Fireworks can cause serious injuries and death if not properly used, especially among kids. Wisconsin Emergency Management’s Tod Pritchard says fireworks are best left to the professionals. He says in 2012 — latest available statistics– doctors treated 8,700 fireworks-related injuries in U.S. hospital emergency rooms. Statistics show 57 percent of fireworks injures were burns and 30 percent of those victims were under the age of 15.
About 18,000 fires are started by fireworks every year. If you must engage, Pritchard advises you keep the kids and pets at a distance, have water standing by, and focus on just one firework at a time.
The Department of Natural Resources (DNR) says most fireworks are illegal in Wisconsin state parks and forests. Sparklers and snakes are allowed, but rangers are discouraging their use because they’re fire hazards. The DNR says those who caught with illegal fireworks can be fined up to $200. Also, those who start wildfires are liable for the damages.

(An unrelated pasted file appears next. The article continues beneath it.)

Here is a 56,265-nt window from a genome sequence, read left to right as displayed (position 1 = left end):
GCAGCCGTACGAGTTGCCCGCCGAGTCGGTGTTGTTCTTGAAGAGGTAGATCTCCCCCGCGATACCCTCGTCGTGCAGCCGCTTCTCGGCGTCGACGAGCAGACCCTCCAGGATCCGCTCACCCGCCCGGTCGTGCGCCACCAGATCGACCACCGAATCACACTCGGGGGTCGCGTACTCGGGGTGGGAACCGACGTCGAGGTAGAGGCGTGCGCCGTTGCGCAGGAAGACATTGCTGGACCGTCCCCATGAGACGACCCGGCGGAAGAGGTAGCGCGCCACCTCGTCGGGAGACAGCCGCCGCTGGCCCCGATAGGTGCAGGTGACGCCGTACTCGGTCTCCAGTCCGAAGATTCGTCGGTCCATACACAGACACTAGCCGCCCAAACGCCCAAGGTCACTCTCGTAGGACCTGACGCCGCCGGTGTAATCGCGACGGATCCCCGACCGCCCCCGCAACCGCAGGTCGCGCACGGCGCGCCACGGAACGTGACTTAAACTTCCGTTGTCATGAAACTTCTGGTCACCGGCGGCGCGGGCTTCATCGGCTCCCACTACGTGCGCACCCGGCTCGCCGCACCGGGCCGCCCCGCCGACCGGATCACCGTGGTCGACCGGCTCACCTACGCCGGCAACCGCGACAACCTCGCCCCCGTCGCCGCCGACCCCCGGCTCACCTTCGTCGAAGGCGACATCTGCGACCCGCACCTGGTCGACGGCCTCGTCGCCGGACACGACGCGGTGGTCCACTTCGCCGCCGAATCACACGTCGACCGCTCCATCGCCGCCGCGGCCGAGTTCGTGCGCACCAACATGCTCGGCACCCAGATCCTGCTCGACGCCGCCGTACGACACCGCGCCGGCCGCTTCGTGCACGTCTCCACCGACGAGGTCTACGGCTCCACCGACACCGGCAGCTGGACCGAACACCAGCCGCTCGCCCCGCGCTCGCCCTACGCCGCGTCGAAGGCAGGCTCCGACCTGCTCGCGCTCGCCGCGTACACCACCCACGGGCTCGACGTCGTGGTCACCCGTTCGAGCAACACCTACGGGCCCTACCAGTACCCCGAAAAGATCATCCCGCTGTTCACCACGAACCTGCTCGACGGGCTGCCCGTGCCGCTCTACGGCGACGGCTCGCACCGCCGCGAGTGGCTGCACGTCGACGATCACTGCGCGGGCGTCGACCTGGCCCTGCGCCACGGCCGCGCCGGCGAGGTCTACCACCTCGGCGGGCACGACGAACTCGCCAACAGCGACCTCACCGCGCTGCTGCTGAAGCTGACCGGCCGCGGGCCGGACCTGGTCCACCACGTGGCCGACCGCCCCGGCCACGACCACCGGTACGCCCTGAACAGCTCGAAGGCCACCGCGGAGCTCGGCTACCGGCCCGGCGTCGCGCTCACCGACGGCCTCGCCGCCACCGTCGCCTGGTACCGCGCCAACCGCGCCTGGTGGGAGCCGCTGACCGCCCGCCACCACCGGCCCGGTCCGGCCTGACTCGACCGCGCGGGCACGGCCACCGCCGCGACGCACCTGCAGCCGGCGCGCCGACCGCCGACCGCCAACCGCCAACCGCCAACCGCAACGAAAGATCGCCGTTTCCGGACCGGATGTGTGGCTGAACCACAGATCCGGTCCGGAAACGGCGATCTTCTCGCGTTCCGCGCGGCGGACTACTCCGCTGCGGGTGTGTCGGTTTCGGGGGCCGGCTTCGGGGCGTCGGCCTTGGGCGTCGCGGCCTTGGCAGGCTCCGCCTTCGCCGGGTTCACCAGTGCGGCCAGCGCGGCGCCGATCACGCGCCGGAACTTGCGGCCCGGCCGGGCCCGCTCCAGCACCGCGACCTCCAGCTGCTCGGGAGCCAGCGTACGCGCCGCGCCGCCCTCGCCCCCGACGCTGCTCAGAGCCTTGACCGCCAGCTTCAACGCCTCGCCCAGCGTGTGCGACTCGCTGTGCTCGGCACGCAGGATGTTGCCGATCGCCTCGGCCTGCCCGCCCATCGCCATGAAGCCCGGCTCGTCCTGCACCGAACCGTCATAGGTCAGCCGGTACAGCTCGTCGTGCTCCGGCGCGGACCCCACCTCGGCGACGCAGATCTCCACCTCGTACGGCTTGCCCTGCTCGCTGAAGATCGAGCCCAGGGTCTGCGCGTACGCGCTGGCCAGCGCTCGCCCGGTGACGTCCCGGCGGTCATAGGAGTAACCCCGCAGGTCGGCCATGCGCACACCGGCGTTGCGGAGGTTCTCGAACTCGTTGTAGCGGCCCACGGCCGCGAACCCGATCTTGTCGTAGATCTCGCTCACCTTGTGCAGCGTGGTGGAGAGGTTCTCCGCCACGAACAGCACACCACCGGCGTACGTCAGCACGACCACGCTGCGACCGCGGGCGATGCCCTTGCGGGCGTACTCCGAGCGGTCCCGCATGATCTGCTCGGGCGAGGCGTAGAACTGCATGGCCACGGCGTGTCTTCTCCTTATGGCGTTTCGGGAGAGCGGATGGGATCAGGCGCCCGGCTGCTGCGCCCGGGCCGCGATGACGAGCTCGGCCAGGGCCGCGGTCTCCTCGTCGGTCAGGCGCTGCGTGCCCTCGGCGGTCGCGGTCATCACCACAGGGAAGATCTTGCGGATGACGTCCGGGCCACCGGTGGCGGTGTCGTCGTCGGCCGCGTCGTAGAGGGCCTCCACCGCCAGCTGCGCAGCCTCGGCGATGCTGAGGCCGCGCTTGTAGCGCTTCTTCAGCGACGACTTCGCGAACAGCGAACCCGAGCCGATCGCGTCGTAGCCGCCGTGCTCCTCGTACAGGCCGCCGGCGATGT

Another safety hazard in the summer is a warm vehicle. No matter how much he talks about it, Pritchard says people still leave their unattended kids and pets in scorching cars. When traveling to and from a holiday destination, never leave people or pets inside a parked car. Even with the windows cracked open, temperatures inside a vehicle can reach 100 degrees in less than 10 minutes.
Pritchard says it’s a good idea to have a first aid kit nearby, and a preparedness kit in your car.
Temperatures are forecast to hit the mid to upper 80s. Drink plenty of water and limit your alcohol and caffeine intake.
If you’re planning a trip, check 511wi.gov or call 511 for the latest traffic and road information on your route.